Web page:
Minecraft Education Edition takes the Australian Curriculum into a whole new world.

For good reason Minecraft Education Edition is exploding in popularity and landing in classrooms all over the world. Not just a game, Minecraft Education Edition is a platform that allows students to freely explore, imagine and create through virtual environments and collaborative worlds. It’s no surprise that Australian educators are rapidly uncovering the pedagogical potential of this platform and providing opportunities for their students to be immersed in interactive virtual learning experiences through Minecraft Education Edition linked explicitly to the Australian Curriculum.… Visit the author's original post

Accessibility workshop for teachers now available

"As a special education teacher, I am constantly on the hunt for technology and tools that give students with disabilities an environment that is personalised, differentiated and yet as close to their peers’ experience as possible… With Windows 10 and Office 365, I have been able to find and use many of the accommodations that I have been looking for making consumption of materials, content creation, collaboration and organisation possible for students using the same technology and tools as their peers.” – Robin Lowell, Special Education, Science and Mathematics teacher

Microsoft's mission is to empower all people and all organisations to achieve more.… Visit the author's original post

MIE Expert Simon Harper on creating a learning environment where students use technology to solve real-world problems

We must create a learning environment where students use technology ubiquitously to solve real-world problems that link to communities locally and globally.” – Simon Harper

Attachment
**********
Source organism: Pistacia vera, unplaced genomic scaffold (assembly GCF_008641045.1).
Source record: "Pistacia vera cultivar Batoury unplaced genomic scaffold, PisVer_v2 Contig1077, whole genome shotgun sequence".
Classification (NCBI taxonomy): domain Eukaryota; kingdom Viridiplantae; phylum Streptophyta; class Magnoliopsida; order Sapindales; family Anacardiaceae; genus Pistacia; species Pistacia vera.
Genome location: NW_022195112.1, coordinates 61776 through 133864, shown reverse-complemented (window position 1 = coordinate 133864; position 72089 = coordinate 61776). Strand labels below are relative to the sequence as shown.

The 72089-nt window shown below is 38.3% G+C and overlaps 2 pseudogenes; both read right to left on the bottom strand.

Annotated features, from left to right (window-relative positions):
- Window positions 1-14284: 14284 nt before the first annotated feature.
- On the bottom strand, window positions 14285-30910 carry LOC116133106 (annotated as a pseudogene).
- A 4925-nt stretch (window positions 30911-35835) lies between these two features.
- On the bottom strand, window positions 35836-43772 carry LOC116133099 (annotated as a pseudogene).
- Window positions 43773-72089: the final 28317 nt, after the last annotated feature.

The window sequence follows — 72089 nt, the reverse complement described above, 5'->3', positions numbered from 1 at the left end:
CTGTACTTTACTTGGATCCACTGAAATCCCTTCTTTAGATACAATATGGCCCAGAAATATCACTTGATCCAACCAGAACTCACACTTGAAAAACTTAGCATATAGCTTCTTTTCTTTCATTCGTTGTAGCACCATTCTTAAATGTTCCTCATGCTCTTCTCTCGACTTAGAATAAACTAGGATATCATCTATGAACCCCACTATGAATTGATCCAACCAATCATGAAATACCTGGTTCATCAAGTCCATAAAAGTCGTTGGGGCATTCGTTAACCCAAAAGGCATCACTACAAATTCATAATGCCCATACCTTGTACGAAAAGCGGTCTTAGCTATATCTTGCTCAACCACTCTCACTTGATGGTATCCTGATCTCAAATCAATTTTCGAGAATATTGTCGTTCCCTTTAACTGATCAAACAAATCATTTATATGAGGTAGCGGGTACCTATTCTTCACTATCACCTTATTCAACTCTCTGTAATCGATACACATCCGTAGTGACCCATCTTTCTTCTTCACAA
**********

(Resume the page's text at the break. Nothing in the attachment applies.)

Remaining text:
Simon Harper
Head Teacher, Technology and Learning
Killara High School
Sydney, Australia
@s_harper3

Bring Your Own Device (BYOD) is much more than just putting devices in the hands of our students and expecting them to know how to be 21st century learners,” says MIE Expert Simon Harper. “We must create a learning environment where students use technology ubiquitously to solve real-world problems that link to communities locally and globally.”

For Harper, who has been at Killara High School for one very busy and exciting year, his key responsibility is to drive teaching and learning for students and teachers with a strong technology focus.… Visit the author's original post

Making a difference – NSW Education and Office 365 changing school culture.

Making a difference - how NSW Education is changing school culture.

Drop in on any classroom in NSW and you’ll find that one in five students have a learning difficulty (ABS 2016). Some struggle to read small print on a white background, others need text to be read out loud. And for some, the physical act of writing is impossible.

To support these students, the NSW Department of Education is at the forefront of creating a vital change in school culture across the State.… Visit the author's original post

Never underestimate the difference children can make

Travis_Goulter

“We should never underestimate children – they care, they want to be heard and they can make a difference.”- Travis Goulter, Head of Junior School, Ormiston College.

Early in MIEE Travis Goulter’s teaching career, he learned how important it is to include his students in real-world problem-solving.